“There are exactly two ways to die in big surf,” says Matt Warshaw, author of ‘The Encyclopedia of Surfing.’ “You get knocked out by your board and drown, or you get held down too long.” Gerard Butler got a scary taste of that lethal big-wave power during production for his upcoming movie, ‘Chasing Mavericks,’ about the life and death of the big-wave charger Jay Moriarity.
Last December, Butler, who plays Moriarity’s mentor Rick “Frosty” Hesson, and two veterans were paddling away from the beach near Mavericks – the legendarily violent break near San Francisco, which has claimed the lives of several pros, and in 1994 sent a 16-year-old Moriarity into a 30-foot free-fall wipeout – when a giant wave started racing toward them.
“I’m with the best surfers in the world, and they’re just going, ‘Paddle, Gerry! Paddle!'” Butler said days later. “Then this wave came and just blocked out the sky. It was about 30 feet high.” The impact snapped the cord connecting Butler to his board and drove him deep underwater. He was still under when a second wave passed overhead, holding him down for an estimated 40 seconds – a desperate situation for any surfer, much less a relative novice.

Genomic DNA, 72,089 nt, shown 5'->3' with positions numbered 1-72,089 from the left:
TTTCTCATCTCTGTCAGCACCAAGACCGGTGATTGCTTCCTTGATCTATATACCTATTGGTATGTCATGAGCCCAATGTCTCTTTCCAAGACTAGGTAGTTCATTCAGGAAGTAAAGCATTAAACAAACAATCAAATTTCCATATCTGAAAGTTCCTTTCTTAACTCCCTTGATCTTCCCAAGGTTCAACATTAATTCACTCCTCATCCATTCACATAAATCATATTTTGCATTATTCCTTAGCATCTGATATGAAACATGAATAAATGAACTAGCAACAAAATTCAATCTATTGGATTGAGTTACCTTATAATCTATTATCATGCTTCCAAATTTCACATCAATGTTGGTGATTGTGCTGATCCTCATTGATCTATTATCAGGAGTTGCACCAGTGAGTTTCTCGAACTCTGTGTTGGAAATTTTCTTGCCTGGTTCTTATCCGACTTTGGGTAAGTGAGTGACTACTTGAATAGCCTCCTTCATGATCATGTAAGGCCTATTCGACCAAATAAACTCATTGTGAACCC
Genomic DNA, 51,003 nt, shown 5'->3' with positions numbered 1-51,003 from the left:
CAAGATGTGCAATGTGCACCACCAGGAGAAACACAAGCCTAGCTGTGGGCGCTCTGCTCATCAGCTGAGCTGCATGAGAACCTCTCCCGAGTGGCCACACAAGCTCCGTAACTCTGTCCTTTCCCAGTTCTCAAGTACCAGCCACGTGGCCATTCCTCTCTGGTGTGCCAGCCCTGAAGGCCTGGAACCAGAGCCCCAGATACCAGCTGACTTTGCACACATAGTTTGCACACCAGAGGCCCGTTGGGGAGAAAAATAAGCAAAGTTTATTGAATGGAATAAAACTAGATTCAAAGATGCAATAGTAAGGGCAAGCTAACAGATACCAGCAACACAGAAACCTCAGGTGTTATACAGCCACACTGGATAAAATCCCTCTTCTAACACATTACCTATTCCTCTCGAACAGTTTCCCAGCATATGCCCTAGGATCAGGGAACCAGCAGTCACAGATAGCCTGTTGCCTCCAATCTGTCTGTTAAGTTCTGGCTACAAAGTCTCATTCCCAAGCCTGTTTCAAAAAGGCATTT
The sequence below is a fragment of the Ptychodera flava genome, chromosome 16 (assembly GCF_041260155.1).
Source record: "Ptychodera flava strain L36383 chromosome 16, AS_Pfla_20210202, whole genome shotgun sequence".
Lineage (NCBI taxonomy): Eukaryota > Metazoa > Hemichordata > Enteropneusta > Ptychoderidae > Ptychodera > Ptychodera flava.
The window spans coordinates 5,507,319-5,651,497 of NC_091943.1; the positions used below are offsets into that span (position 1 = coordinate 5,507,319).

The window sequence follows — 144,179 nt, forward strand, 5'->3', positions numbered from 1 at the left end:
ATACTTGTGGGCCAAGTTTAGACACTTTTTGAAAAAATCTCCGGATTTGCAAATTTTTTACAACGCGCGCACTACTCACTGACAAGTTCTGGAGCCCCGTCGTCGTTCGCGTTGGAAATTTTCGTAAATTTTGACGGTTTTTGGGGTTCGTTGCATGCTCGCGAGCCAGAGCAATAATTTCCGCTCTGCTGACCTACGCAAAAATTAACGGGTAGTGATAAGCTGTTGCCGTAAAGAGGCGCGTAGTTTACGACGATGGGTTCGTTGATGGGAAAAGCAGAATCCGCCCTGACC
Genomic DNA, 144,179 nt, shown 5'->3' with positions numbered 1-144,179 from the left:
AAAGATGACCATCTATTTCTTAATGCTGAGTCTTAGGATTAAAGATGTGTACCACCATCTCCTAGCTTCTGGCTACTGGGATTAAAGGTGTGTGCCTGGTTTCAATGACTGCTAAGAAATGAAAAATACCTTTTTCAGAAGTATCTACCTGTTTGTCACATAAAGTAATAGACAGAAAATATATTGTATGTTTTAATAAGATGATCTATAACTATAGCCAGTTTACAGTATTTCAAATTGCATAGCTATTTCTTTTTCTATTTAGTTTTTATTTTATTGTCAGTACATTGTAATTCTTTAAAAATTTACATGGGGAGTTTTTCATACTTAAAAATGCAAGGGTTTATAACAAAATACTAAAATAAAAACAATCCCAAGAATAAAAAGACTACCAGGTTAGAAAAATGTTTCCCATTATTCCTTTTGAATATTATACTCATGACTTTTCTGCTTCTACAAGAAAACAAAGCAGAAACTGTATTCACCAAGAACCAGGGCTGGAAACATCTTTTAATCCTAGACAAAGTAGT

“Butler can surf,” says Mavericks regular Mark Renneker, who notes that waves in the area drive “right to the bottom of the ocean.” Butler’s companions that day included Peter Mel and Greg Long, big-wave heroes who “also got their asses kicked. It was not Gerard being inexperienced, and to his credit, he wanted to go right back out.”
Butler was pulled from the water and taken to the hospital. Shaken but uninjured, he was released later that day. While the incident made headlines, the film’s true star may yet be Mavericks, an unpredictable freak of nature worthy of the big screen.
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